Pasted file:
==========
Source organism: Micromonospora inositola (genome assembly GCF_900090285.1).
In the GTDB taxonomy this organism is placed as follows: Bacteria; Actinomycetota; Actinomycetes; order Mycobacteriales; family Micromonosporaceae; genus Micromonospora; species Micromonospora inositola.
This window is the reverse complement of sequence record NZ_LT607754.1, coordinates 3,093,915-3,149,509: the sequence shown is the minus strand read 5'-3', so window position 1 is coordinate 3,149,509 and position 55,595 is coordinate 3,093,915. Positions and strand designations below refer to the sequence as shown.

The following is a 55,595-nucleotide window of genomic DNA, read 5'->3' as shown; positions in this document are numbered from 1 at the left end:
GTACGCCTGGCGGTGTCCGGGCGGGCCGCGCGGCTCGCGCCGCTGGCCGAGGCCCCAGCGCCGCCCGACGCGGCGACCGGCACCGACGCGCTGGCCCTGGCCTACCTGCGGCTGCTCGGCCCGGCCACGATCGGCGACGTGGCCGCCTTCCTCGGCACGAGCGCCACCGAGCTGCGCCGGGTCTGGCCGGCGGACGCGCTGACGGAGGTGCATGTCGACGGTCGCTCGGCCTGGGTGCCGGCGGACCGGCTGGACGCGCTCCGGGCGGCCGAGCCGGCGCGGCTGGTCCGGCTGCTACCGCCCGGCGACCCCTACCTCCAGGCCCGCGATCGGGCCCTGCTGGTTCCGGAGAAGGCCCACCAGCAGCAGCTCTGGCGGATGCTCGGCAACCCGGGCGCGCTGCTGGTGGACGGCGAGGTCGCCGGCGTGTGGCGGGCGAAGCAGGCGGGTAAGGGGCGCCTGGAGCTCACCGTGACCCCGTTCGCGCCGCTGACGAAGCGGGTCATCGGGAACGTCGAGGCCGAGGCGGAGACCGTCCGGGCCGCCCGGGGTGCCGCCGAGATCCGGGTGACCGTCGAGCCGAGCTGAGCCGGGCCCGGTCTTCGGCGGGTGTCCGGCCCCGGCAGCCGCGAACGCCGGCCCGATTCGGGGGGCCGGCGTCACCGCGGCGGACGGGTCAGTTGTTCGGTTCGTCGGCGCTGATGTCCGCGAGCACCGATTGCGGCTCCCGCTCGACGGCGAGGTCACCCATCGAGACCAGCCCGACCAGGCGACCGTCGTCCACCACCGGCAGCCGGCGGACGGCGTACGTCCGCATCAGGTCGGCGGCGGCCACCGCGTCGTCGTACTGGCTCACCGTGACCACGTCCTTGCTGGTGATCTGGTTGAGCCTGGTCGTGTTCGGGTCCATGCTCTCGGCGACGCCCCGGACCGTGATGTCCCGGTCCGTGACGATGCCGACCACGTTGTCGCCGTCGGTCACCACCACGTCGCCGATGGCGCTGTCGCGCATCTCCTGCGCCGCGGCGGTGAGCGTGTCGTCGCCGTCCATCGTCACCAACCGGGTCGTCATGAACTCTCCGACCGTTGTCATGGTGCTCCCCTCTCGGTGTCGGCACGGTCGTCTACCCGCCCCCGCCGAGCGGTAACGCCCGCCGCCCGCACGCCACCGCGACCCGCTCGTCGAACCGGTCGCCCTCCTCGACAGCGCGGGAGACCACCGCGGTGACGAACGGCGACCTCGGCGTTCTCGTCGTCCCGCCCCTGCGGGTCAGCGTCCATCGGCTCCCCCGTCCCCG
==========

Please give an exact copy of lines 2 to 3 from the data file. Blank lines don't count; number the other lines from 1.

In the GTDB taxonomy this organism is placed as follows: Bacteria; Actinomycetota; Actinomycetes; order Mycobacteriales; family Micromonosporaceae; genus Micromonospora; species Micromonospora inositola.
This window is the reverse complement of sequence record NZ_LT607754.1, coordinates 3,093,915-3,149,509: the sequence shown is the minus strand read 5'-3', so window position 1 is coordinate 3,149,509 and position 55,595 is coordinate 3,093,915. Positions and strand designations below refer to the sequence as shown.